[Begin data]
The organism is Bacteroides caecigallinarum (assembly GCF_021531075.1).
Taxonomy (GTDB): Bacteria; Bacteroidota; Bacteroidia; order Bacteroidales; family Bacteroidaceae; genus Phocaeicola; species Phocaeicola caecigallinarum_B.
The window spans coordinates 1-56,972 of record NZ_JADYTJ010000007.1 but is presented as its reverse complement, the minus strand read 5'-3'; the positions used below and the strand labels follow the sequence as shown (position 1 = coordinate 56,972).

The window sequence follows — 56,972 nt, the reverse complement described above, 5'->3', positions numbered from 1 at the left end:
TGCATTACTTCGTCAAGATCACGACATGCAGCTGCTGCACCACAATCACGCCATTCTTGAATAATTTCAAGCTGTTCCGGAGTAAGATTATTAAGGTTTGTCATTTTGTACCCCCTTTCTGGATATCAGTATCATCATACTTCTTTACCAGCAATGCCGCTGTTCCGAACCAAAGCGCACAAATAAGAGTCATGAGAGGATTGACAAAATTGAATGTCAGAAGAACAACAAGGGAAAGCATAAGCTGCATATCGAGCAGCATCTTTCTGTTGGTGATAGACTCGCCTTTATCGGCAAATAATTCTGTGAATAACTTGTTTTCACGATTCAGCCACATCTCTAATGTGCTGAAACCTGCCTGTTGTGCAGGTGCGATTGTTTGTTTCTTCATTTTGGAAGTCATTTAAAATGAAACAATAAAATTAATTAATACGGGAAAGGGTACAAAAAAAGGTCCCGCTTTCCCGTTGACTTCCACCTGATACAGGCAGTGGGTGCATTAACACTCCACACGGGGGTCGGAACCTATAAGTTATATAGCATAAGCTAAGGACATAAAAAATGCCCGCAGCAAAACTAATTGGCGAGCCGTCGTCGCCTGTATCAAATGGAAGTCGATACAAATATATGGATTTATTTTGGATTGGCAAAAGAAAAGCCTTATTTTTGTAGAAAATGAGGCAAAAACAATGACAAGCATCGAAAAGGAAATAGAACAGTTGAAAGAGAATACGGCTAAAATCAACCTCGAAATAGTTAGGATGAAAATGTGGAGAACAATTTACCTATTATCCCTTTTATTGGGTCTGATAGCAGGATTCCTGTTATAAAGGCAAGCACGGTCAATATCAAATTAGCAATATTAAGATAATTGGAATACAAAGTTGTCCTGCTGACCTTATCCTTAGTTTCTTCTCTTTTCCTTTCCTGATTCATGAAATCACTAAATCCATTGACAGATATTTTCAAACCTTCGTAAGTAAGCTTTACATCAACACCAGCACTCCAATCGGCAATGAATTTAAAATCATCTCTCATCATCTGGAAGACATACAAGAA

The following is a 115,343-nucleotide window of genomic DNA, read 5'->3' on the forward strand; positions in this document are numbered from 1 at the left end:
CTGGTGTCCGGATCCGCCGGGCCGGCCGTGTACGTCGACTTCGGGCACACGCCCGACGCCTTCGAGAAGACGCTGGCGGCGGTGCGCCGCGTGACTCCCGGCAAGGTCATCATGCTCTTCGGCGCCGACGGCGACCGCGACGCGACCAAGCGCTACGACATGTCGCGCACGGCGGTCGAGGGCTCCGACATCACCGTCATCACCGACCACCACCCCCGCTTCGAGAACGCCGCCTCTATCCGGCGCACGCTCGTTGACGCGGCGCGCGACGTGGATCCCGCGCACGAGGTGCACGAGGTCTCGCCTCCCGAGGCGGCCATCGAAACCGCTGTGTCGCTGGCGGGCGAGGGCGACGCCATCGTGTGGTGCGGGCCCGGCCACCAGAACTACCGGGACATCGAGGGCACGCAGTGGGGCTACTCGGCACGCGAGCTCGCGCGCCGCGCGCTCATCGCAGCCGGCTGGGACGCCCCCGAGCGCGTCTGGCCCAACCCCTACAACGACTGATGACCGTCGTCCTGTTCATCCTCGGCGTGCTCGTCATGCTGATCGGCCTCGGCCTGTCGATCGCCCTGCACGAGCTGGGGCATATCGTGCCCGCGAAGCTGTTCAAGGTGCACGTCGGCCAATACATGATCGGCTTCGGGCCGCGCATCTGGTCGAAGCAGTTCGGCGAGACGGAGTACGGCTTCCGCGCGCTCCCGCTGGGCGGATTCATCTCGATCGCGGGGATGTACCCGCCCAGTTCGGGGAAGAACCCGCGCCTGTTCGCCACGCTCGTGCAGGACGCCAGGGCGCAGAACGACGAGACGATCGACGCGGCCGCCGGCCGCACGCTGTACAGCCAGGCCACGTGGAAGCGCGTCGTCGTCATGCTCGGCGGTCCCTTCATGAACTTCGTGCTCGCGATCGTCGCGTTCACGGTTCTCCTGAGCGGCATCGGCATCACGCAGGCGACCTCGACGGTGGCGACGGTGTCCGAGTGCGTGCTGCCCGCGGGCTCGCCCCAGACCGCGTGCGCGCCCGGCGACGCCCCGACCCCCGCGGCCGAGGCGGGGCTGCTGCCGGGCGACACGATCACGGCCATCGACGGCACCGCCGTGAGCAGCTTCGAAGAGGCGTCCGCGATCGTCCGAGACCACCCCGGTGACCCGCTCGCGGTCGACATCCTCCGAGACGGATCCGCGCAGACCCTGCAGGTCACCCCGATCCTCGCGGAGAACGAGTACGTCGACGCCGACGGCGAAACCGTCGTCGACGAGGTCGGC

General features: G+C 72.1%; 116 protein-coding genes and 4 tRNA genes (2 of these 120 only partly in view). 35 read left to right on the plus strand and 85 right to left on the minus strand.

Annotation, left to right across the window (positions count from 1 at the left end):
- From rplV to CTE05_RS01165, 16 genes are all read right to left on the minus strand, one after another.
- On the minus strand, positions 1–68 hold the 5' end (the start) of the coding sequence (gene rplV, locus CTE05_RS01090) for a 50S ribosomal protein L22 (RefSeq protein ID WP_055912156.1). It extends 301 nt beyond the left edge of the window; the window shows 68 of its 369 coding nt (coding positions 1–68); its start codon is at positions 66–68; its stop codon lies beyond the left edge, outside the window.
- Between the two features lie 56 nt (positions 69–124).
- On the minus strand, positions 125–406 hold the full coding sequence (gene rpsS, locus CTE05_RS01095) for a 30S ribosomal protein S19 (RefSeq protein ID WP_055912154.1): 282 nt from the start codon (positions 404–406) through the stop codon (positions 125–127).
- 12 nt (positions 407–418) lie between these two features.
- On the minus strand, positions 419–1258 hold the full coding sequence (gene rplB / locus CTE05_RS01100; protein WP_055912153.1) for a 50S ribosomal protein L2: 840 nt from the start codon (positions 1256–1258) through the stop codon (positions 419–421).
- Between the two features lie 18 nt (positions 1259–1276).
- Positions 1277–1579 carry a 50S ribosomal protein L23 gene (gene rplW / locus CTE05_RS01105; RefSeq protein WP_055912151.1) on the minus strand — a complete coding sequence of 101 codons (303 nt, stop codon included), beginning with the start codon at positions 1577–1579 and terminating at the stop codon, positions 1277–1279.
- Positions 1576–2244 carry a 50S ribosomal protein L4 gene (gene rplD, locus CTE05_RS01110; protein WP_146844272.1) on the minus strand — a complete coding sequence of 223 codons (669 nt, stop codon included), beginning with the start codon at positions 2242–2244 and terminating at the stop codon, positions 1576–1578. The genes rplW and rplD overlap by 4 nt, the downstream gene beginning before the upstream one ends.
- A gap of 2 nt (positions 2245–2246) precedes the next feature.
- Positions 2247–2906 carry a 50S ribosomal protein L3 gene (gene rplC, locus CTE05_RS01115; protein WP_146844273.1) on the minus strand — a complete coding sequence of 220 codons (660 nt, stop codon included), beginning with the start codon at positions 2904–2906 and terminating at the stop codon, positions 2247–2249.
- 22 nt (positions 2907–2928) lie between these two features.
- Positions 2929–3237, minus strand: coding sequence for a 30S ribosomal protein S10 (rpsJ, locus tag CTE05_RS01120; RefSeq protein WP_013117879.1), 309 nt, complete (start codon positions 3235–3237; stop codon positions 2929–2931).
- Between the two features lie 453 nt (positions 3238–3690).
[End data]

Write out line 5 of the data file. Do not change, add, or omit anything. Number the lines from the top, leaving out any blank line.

TGCATTACTTCGTCAAGATCACGACATGCAGCTGCTGCACCACAATCACGCCATTCTTGAATAATTTCAAGCTGTTCCGGAGTAAGATTATTAAGGTTTGTCATTTTGTACCCCCTTTCTGGATATCAGTATCATCATACTTCTTTACCAGCAATGCCGCTGTTCCGAACCAAAGCGCACAAATAAGAGTCATGAGAGGATTGACAAAATTGAATGTCAGAAGAACAACAAGGGAAAGCATAAGCTGCATATCGAGCAGCATCTTTCTGTTGGTGATAGACTCGCCTTTATCGGCAAATAATTCTGTGAATAACTTGTTTTCACGATTCAGCCACATCTCTAATGTGCTGAAACCTGCCTGTTGTGCAGGTGCGATTGTTTGTTTCTTCATTTTGGAAGTCATTTAAAATGAAACAATAAAATTAATTAATACGGGAAAGGGTACAAAAAAAGGTCCCGCTTTCCCGTTGACTTCCACCTGATACAGGCAGTGGGTGCATTAACACTCCACACGGGGGTCGGAACCTATAAGTTATATAGCATAAGCTAAGGACATAAAAAATGCCCGCAGCAAAACTAATTGGCGAGCCGTCGTCGCCTGTATCAAATGGAAGTCGATACAAATATATGGATTTATTTTGGATTGGCAAAAGAAAAGCCTTATTTTTGTAGAAAATGAGGCAAAAACAATGACAAGCATCGAAAAGGAAATAGAACAGTTGAAAGAGAATACGGCTAAAATCAACCTCGAAATAGTTAGGATGAAAATGTGGAGAACAATTTACCTATTATCCCTTTTATTGGGTCTGATAGCAGGATTCCTGTTATAAAGGCAAGCACGGTCAATATCAAATTAGCAATATTAAGATAATTGGAATACAAAGTTGTCCTGCTGACCTTATCCTTAGTTTCTTCTCTTTTCCTTTCCTGATTCATGAAATCACTAAATCCATTGACAGATATTTTCAAACCTTCGTAAGTAAGCTTTACATCAACACCAGCACTCCAATCGGCAATGAATTTAAAATCATCTCTCATCATCTGGAAGACATACAAGAA